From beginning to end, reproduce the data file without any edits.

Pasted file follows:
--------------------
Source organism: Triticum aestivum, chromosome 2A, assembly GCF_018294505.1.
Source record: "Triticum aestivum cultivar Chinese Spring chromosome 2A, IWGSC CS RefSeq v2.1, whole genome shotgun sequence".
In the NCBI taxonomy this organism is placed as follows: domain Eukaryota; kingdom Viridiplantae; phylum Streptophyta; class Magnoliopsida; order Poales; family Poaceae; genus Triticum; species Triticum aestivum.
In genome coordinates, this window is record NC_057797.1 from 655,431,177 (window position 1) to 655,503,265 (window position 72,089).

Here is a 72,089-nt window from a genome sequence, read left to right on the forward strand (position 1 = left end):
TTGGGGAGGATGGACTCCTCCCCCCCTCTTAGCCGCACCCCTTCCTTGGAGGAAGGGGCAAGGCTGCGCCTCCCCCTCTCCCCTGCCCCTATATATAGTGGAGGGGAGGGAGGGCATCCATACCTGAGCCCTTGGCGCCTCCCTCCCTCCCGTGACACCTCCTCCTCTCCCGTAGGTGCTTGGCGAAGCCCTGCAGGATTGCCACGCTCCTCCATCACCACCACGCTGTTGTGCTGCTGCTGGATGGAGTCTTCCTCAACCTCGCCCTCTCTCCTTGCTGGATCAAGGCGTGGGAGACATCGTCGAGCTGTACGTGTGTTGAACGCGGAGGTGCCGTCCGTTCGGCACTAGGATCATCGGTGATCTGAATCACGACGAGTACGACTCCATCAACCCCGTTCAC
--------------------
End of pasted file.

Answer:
Source organism: Triticum aestivum, chromosome 2A, assembly GCF_018294505.1.
Source record: "Triticum aestivum cultivar Chinese Spring chromosome 2A, IWGSC CS RefSeq v2.1, whole genome shotgun sequence".
In the NCBI taxonomy this organism is placed as follows: domain Eukaryota; kingdom Viridiplantae; phylum Streptophyta; class Magnoliopsida; order Poales; family Poaceae; genus Triticum; species Triticum aestivum.
In genome coordinates, this window is record NC_057797.1 from 655,431,177 (window position 1) to 655,503,265 (window position 72,089).

Here is a 72,089-nt window from a genome sequence, read left to right on the forward strand (position 1 = left end):
TTGGGGAGGATGGACTCCTCCCCCCCTCTTAGCCGCACCCCTTCCTTGGAGGAAGGGGCAAGGCTGCGCCTCCCCCTCTCCCCTGCCCCTATATATAGTGGAGGGGAGGGAGGGCATCCATACCTGAGCCCTTGGCGCCTCCCTCCCTCCCGTGACACCTCCTCCTCTCCCGTAGGTGCTTGGCGAAGCCCTGCAGGATTGCCACGCTCCTCCATCACCACCACGCTGTTGTGCTGCTGCTGGATGGAGTCTTCCTCAACCTCGCCCTCTCTCCTTGCTGGATCAAGGCGTGGGAGACATCGTCGAGCTGTACGTGTGTTGAACGCGGAGGTGCCGTCCGTTCGGCACTAGGATCATCGGTGATCTGAATCACGACGAGTACGACTCCATCAACCCCGTTCAC